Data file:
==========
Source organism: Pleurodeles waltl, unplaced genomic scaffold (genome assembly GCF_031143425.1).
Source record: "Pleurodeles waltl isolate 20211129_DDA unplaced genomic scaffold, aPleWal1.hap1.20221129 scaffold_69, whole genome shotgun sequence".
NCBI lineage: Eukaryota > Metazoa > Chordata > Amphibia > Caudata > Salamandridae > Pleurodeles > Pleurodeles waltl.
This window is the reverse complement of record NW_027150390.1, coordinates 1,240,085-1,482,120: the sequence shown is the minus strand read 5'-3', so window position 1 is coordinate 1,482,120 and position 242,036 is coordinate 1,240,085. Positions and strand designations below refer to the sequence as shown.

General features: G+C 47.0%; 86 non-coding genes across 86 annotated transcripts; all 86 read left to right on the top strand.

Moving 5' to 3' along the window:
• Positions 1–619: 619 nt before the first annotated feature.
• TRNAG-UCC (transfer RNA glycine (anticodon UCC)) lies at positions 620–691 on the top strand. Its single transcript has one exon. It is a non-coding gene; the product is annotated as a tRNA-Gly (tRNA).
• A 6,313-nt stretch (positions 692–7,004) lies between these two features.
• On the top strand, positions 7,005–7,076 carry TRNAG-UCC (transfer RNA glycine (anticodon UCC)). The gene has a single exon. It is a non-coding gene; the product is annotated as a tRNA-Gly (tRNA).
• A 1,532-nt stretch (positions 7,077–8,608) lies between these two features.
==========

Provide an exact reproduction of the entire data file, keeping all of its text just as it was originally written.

Source organism: Pleurodeles waltl, unplaced genomic scaffold (genome assembly GCF_031143425.1).
Source record: "Pleurodeles waltl isolate 20211129_DDA unplaced genomic scaffold, aPleWal1.hap1.20221129 scaffold_69, whole genome shotgun sequence".
NCBI lineage: Eukaryota > Metazoa > Chordata > Amphibia > Caudata > Salamandridae > Pleurodeles > Pleurodeles waltl.
This window is the reverse complement of record NW_027150390.1, coordinates 1,240,085-1,482,120: the sequence shown is the minus strand read 5'-3', so window position 1 is coordinate 1,482,120 and position 242,036 is coordinate 1,240,085. Positions and strand designations below refer to the sequence as shown.

General features: G+C 47.0%; 86 non-coding genes across 86 annotated transcripts; all 86 read left to right on the top strand.

Moving 5' to 3' along the window:
• Positions 1–619: 619 nt before the first annotated feature.
• TRNAG-UCC (transfer RNA glycine (anticodon UCC)) lies at positions 620–691 on the top strand. Its single transcript has one exon. It is a non-coding gene; the product is annotated as a tRNA-Gly (tRNA).
• A 6,313-nt stretch (positions 692–7,004) lies between these two features.
• On the top strand, positions 7,005–7,076 carry TRNAG-UCC (transfer RNA glycine (anticodon UCC)). The gene has a single exon. It is a non-coding gene; the product is annotated as a tRNA-Gly (tRNA).
• A 1,532-nt stretch (positions 7,077–8,608) lies between these two features.